The Aspie Behind The Mask

In talking to those with HFA and AS, I’ve found that a large number of them, since learning to put on the “socially acceptable” mask to hinder their being ostracized, find it difficult to remove that mask and show the true self to others.

Growing up, we’re told that “honesty is the best policy”. Aspies are naturally honest, to an extreme. We’re supposed to be honest with our parents, teachers, friends, etc. We aren’t told, however, that if our “honesty” is even slightly offensive, then we should either not express it, “sugar coat” it, or tell a “white lie”. The extreme honesty of someone with a high functioning form of autism often earns them the distasteful comments of the person that is offended, as well as others around them.

As children, we’re told to stop doing our quirky little things and act normal. We’re ridiculed for things that we just do. Sometimes, these quirky little things are the things that calm us down when we are stressed out in overwhelming social situations. Suppressing this often bottles up the frustration and confusion.

Rejected, ridiculed, taunted, bullied, and shamed into putting this mask on, we wear it because we don’t want to die. The fear of taking this mask off can be more intense than words can describe. It is truly frightening. We fear removing the mask out of our intense fear of rejection.  Even some of the people closest to us haven’t really seen us, the Aspie or HFA us. The questions come a mile a minute.

“Will this person still stick around if they see how weird I really am?”

“Will this be a repeat of what happened last time? I was really hurt by it.”

“What if…..?”

“How will I…..?”

“What will I do…..?”

Fill in the blanks with your own personal horrors.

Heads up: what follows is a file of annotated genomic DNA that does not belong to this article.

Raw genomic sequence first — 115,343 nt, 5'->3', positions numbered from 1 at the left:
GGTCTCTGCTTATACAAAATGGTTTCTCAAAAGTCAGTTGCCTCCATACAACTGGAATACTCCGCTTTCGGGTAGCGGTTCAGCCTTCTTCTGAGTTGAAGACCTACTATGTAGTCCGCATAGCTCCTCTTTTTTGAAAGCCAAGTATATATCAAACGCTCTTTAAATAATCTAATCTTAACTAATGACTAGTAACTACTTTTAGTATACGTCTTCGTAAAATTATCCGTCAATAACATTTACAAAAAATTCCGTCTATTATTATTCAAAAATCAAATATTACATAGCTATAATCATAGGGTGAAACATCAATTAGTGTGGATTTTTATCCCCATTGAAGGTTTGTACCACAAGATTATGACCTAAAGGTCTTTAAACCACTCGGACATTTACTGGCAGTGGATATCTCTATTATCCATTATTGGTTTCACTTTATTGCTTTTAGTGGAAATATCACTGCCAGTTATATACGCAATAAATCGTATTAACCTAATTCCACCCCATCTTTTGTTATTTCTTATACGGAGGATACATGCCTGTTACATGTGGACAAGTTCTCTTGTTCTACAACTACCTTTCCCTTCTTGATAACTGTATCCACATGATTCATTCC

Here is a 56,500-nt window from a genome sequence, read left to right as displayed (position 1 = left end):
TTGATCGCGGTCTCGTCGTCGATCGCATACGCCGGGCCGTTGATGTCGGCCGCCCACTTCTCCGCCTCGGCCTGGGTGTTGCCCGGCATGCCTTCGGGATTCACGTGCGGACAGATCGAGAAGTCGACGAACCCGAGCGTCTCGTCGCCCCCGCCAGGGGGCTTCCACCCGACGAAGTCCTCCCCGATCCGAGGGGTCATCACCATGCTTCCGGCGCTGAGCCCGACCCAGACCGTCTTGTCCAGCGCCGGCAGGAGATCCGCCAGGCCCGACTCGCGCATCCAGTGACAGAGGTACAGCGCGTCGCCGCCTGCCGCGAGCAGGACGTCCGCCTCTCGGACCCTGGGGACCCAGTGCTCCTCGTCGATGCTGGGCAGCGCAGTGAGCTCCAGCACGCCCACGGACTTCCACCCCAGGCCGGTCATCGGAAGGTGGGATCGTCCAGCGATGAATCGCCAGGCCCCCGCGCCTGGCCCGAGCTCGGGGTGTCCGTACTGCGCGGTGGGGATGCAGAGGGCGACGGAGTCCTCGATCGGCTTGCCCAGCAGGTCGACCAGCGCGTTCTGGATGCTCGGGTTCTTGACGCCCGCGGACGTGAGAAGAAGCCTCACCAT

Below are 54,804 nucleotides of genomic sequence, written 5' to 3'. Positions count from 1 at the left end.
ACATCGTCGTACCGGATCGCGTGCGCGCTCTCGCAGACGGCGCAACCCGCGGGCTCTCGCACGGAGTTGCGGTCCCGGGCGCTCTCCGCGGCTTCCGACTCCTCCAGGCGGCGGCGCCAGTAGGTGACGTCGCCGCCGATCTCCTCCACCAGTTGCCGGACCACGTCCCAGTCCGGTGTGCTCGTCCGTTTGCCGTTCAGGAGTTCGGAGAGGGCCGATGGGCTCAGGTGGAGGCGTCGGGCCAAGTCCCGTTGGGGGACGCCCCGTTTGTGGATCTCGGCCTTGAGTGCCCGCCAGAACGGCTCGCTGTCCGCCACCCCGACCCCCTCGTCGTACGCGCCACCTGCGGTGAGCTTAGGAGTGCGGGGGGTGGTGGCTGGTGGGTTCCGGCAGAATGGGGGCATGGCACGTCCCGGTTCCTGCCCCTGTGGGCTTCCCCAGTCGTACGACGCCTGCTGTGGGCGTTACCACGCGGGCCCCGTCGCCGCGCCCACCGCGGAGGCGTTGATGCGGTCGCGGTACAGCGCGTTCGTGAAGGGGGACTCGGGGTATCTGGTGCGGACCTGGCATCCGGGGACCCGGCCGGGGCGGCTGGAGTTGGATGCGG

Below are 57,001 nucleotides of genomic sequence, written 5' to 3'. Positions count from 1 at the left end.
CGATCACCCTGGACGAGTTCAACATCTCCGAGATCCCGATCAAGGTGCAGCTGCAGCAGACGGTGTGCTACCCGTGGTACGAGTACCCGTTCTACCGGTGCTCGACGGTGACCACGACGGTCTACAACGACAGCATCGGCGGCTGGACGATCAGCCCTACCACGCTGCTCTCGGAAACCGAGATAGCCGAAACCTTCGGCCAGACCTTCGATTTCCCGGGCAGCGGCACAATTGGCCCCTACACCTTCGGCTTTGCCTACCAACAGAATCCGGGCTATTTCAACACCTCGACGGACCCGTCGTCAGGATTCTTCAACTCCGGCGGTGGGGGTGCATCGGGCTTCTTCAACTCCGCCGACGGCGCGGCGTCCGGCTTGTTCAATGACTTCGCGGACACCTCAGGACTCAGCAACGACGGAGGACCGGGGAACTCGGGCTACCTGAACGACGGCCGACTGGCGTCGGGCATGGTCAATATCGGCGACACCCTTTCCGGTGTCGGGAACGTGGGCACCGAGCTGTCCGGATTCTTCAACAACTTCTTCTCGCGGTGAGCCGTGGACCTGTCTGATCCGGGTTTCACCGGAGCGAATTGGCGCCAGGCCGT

I’ve gotten to a point in my life and my journey with Asperger Syndrome where I don’t wear a mask so much. I’ve found a balance. I behave in an “appropriate” way when at school, at work, and around people I don’t know. I am absolutely myself with all the crazy and weird when I’m with my family and friends.

Yes, I’ve lost friends here and there because I was too weird or because I didn’t open up enough. They didn’t like my honesty, I didn’t do the things that they wanted me to because I wasn’t interested, or I unknowingly offended them.

Yes, I probably cried about it then, but I’m not apologizing now. I can’t get back the friends that I lost, and I don’t need to. Someone that cannot accept me as I am, as Allie the Aspie, shouldn’t expect to be a big part of my life. In fact, my friends really do appreciate that I’m going to “give it to them straight”. And they like my quirks.

And one thing that most people with high functioning forms of autism don’t understand is that NT people are more like us than they know. They wear masks. They have quirks. They fear rejection .

My advice: if someone is important enough to you to start asking the questions about “what if I show my Aspie side to them?” Show them, even if it’s just a little bit at a time. Not everyone is the bully from when you were in school or the nasty co-worker that seemed to have it out for you. More people will understand if you talk to them about it. And if someone isn’t understanding and hurts you, they’re not worth your tears. If someone sticks around, take the friendship and run with it.

Absolutely Aspie,



6 thoughts on “The Aspie Behind The Mask

  1. I’m a mom and that seems really relevant in all situations. We call it a “game face”. It’s a tough world and mean people suck! You give a better understanding to aging with my nonverbal. Keep up the good work! Love reading ya!

  2. I didn’t discover my Aspiness until 6 years ago when I was 40. Now, I continue to understand and redefine who I am through continuous discovery. For me, I find it sad that the mask has become so ‘permanent’ that I don’t know who I really am. But, there are moments when the real me shines in front of others, and it feels so good.
    I thought what you wrote was so good, I’ve posted it to my Facebook page.

    • James,

      You are both. You are the person that is mature, polite, and proper. You are the aspie you too. Both are a part of who you are. There’s no reason that you should be ashamed of either. I will admit that it feels very nice to not have to think about how I’m acting or what I’m saying. Thank you for sharing. I’m very flattered and I appreciate it.


  3. Yeahh! U tell them. And ur right. Most people are more weird than they let on. They fear rejection. How amazing would it be if everyone could just be themselves without the fear of not being “perfect”

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